This is a short story (definitely not a novella) set in 'the future' where cities are connected by massive conveyor belts that people hop on/off and one of them breaks down or gets damaged. I think there's a scene set in a diner. I believe the story was from the 40s or 50s. It was on an audio book I had back in the mid 90s.
I agree with Mike Stone's answer that this is most likely "The Roads Must Roll" (1940) by Robert A. Heinlein. However, considering you listened to it as an audio book there is a chance you may have actually listened to one of the radio shows that played it, either Dimension X (1950 - 1951) (episode aired 1950) or X Minus One (1955 - 1958) (episode aired 1956). Both of which are free to listen to online publicly.
In the first section of the narrative, the protagonist Larry Gaines is entertaining Mr. Blenkinsop, an Australian who is looking into Road technology on behalf of his government. Gaines's explanation of the Road machinery to Blenkinsop is a device to bring the reader into the world of the Roads.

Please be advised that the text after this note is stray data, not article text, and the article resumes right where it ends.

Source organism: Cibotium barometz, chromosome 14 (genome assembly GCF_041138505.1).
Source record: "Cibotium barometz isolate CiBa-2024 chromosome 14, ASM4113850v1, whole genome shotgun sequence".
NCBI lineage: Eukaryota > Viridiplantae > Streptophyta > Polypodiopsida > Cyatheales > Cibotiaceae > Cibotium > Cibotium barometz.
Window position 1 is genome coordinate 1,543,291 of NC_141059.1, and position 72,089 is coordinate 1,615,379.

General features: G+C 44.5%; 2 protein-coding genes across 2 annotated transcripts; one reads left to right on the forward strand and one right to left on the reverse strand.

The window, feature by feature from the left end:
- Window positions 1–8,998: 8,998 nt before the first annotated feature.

Larry Gaines, Chief Engineer of the Diego-Reno roadtown, is dining with a guest from Australia, Mr. Blenkinsop, in a moving restaurant on the road, when one of the moving sidewalk strips unexpectedly stops. This causes a chain reaction of people falling from the stopped strip onto the fast moving strips next to it, and vice versa. The entire length of the Road becomes a scene of carnage. Gaines learns that the stoppage was sabotage and that the technicians who maintain the Stockton section of the road are responsible. They have been persuaded by a radical social theory, Functionalism, that their role in maintaining the nation's transport infrastructure is more important than that of any other workers and that they should therefore be in control. Blenkinsop is left behind at one of Road stations as Gaines takes charge of the advance on the Stockton office.
There is a brief summary for the X Minus One episode which outlines the basics of the story:
Story of future transportation when rolling roads move people and goods, and the men who take care of them. The script is by Ernest Kinoy. The cast includes Wendell Holmes, Ralph Belland many more. Writer: Robert Heinlein